Healthcare in 21 years will be driven by 'radically interoperable data'

The 340B Saga Continues

This week, a federal court found the administration’s 340B program rates to be fatally flawed; the HHS Secretary “patently violated” the governing law.

The 340B program is designed to support critical access hospitals and other safety-net providers by providing targeted subsidies for their outpatient prescription drug costs; an administration rule appealed by industry associations would have cut this support by about 30% from 2017 levels. As described by the court, the agency elected to adjust 340B rates “based not on the drugs’ average sale prices — as dictated by the statutory text — but on the drugs’ estimated acquisition costs.”

This ruling applies to the 2019 rates, much as a previous ruling reached the same conclusion with respect to the 2018 rates. The court has ordered the agency back to the drawing board for both years, and “expects HHS to resolve this issue promptly,” ordering the parties to provide a status report in three months’ time. The court said it was a very close call, but decided to stop short of invalidating the rules entirely — noting that vacating two years’ Medicare reimbursement rules could wreak havoc on administering Medicare, especially since budget-neutrality laws likely mean that any increase in 340B payments would have to be offset by reductions in other Medicare payments. Re-setting other payment levels, recouping payments from other providers, and recalculating patient-pay amounts would be an administrative nightmare. (It may be interesting to explore further whether the budget-neutrality rules would necessarily apply in the case of a court-ordered revision to a single reimbursement rule.)

What Will Being Healthy Mean In The Future?

According to common beliefs, a healthy lifestyle means a diet rich in vegetables and proteins, low in sugar, fat, and processed foods, regular sports, a balanced schedule, no alcohol, no smoking, no stress, and good night sleep. We believe it is almost impossible to reach this optimal state of body and mind, but does that mean only a handful of people are living healthily? What does health mean in this context?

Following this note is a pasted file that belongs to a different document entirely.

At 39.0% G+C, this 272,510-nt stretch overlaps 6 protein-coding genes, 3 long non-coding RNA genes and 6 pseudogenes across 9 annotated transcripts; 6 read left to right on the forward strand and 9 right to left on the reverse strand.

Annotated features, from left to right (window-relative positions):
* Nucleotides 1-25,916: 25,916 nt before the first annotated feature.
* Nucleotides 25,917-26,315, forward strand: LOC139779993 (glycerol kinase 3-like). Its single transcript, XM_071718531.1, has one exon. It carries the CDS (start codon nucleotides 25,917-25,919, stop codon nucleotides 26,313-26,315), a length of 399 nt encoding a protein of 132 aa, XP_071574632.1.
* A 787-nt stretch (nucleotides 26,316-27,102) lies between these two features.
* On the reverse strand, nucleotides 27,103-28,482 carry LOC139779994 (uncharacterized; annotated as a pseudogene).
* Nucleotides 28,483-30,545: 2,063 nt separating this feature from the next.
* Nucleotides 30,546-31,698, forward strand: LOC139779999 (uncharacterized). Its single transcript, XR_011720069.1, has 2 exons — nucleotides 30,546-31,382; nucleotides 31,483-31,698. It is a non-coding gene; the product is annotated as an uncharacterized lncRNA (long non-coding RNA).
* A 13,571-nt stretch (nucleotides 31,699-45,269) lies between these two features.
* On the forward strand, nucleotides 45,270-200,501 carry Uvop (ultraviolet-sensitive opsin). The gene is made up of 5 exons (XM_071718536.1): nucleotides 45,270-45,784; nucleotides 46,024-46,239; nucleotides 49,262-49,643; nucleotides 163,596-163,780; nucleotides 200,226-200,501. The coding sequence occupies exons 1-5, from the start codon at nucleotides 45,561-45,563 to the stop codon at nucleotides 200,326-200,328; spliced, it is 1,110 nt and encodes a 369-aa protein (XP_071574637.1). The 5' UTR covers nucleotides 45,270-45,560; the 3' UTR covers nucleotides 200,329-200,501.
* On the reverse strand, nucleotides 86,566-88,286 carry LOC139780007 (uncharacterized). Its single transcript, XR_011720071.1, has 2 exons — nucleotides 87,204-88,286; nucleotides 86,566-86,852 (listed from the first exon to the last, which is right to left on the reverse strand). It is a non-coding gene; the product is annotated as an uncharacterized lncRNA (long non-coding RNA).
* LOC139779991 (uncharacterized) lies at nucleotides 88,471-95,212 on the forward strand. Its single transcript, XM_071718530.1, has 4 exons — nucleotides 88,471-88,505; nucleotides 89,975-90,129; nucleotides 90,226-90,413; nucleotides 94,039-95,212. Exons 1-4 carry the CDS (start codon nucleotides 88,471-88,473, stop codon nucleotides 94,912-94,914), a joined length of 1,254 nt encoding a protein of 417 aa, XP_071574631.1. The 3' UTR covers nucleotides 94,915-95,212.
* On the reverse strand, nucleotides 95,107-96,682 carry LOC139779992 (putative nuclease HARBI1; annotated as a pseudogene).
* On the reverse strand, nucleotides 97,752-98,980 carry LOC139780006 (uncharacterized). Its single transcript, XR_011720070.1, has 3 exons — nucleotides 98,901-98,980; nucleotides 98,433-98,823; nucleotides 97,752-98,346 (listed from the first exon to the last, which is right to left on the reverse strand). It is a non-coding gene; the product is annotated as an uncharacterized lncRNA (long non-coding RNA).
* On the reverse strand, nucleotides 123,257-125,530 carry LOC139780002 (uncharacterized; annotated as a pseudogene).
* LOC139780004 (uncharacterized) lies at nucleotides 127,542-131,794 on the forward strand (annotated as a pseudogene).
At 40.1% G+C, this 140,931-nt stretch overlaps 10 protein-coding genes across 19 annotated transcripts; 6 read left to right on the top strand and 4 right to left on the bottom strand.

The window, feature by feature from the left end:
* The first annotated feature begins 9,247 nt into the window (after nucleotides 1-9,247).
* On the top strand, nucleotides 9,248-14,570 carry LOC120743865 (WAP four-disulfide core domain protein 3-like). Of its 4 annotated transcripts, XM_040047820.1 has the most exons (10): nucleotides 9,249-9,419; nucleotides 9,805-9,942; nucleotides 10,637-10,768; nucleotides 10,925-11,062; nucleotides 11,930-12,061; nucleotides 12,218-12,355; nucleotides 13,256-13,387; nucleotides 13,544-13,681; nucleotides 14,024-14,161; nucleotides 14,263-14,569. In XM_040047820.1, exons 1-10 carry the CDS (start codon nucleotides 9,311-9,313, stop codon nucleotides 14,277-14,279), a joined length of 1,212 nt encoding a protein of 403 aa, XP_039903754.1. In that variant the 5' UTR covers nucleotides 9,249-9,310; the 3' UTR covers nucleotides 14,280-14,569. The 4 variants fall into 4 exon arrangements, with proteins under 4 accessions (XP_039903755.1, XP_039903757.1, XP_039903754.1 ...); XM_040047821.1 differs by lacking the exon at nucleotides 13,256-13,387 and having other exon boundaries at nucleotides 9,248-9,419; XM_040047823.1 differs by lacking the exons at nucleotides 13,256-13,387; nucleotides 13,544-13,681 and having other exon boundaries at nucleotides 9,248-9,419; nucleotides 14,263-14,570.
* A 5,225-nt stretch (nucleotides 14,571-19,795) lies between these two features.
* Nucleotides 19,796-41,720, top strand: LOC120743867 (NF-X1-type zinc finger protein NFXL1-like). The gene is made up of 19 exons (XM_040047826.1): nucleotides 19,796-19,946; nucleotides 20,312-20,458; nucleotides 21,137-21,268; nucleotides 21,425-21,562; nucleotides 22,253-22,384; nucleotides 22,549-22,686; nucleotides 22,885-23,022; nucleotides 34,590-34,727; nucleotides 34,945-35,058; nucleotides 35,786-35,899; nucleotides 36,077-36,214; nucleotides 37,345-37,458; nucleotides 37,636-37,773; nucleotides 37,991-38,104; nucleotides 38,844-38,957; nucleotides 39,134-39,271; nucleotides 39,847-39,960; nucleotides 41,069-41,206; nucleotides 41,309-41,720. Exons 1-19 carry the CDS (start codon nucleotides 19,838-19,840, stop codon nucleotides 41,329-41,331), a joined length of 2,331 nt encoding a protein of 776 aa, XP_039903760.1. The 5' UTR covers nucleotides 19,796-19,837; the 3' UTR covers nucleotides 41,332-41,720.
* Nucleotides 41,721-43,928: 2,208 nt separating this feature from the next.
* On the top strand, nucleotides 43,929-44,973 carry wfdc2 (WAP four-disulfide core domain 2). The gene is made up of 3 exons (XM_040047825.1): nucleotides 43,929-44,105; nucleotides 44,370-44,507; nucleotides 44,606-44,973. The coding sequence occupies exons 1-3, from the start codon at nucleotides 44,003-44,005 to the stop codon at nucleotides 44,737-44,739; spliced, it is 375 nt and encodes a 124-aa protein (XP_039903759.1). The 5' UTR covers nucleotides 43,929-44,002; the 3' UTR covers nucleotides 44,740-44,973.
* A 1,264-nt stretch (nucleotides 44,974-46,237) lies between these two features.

While for the majority of people, health nowadays does not only mean the opposite of disease – not experiencing crippling symptoms, not feeling any pain and being able to undertake daily tasks – but in the last couple of decades, the concept of health was augmented with the idea of “well-being”. The rise of the fitness industry from the 1960s onwards brought with it bodybuilding and aerobics, nutrition science and practice have been burgeoning, smoking has been publicly chastised and gradually expelled from public institutions, schools, airplanes, and other public places.

That’s already beyond the notion of not getting into the healthcare system and rather means struggling for the optimization of the body to avoid falling ill – with means such as sports and dietary restrictions. Lately, fitness and health technologies joined the forces promising well-being, fitness, and wellness. What will happen if big data and artificial intelligence-based wearables and health sensors will also get into the picture? Will our understanding of health and “health optimization” change?